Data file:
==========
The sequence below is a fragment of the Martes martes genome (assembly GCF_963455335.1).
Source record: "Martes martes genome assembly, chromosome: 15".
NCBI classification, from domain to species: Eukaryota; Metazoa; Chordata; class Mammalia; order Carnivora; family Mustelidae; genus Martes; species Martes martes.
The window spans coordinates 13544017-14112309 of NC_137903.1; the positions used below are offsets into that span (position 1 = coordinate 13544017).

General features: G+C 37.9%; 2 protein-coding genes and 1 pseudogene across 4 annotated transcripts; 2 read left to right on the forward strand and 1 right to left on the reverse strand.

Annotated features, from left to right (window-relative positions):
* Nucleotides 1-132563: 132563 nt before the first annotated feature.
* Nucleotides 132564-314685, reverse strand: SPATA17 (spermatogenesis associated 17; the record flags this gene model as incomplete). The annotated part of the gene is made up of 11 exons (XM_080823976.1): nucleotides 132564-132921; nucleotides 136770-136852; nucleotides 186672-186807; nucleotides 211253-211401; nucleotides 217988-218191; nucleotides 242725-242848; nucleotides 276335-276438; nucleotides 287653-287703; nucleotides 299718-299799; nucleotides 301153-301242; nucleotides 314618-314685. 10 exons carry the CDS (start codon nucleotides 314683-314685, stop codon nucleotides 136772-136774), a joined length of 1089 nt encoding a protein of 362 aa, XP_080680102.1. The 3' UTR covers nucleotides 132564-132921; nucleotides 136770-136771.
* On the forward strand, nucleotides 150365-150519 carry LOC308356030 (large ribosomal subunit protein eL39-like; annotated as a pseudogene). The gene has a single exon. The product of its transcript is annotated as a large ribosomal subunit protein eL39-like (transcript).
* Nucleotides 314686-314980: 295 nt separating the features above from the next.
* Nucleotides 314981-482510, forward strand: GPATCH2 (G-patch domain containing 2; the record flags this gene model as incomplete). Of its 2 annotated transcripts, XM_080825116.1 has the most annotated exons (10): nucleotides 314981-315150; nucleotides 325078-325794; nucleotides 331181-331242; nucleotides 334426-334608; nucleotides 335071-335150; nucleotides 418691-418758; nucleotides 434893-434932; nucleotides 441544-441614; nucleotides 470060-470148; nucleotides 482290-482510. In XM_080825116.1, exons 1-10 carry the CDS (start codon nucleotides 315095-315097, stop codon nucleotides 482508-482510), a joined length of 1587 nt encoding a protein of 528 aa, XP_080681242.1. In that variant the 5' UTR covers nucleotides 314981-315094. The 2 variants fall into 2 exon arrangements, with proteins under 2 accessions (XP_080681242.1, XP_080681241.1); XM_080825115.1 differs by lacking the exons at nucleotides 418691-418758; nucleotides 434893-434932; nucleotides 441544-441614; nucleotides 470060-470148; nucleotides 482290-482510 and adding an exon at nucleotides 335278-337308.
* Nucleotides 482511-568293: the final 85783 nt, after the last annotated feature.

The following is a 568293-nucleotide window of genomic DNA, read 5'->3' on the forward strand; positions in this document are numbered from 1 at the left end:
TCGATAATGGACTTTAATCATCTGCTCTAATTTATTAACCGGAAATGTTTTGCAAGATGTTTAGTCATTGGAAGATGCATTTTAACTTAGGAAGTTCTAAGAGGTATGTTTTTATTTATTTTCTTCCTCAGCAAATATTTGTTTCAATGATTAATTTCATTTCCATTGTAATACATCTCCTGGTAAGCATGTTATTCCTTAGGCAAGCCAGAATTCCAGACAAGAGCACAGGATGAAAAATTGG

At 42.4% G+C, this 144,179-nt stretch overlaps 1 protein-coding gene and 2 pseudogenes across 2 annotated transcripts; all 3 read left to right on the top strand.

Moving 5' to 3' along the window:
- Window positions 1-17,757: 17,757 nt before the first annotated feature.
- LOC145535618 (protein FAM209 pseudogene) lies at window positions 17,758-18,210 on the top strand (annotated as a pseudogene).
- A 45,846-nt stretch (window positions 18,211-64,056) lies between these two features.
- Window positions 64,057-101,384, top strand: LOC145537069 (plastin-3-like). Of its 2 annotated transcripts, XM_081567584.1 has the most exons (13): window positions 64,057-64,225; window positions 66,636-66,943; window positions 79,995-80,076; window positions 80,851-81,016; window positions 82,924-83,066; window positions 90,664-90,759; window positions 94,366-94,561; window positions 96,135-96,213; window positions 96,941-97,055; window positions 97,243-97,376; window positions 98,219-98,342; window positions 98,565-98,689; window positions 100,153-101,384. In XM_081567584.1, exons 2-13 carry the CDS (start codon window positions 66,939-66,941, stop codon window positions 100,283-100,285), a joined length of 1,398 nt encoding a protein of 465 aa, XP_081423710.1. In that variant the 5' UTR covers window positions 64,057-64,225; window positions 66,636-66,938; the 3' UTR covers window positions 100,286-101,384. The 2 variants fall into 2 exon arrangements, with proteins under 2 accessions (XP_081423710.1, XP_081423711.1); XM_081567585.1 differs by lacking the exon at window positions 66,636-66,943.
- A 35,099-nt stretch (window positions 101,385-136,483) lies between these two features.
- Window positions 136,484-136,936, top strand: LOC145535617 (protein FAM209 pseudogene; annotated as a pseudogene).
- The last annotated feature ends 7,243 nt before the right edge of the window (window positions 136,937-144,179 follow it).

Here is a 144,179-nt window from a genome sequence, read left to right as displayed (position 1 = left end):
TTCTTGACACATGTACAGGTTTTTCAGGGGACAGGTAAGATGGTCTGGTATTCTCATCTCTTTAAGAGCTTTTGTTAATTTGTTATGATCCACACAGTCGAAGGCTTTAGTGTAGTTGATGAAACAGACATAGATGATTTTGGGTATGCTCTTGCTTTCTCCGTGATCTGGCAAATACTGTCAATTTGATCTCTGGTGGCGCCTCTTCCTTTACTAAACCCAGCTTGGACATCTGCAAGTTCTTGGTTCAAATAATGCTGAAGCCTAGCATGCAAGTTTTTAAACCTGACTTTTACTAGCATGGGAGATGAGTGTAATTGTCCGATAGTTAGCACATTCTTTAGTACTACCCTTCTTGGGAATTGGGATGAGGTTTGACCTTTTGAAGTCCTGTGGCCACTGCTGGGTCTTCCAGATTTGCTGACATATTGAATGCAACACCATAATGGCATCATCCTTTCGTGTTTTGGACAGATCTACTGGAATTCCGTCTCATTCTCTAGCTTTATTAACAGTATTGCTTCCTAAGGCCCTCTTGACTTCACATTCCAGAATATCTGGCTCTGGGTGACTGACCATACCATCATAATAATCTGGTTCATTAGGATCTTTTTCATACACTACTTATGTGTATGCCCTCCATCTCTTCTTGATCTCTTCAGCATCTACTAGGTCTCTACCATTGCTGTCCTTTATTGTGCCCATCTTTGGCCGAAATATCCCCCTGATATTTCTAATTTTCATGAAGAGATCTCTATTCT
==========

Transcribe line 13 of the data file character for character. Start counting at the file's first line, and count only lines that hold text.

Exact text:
The following is a 568293-nucleotide window of genomic DNA, read 5'->3' on the forward strand; positions in this document are numbered from 1 at the left end: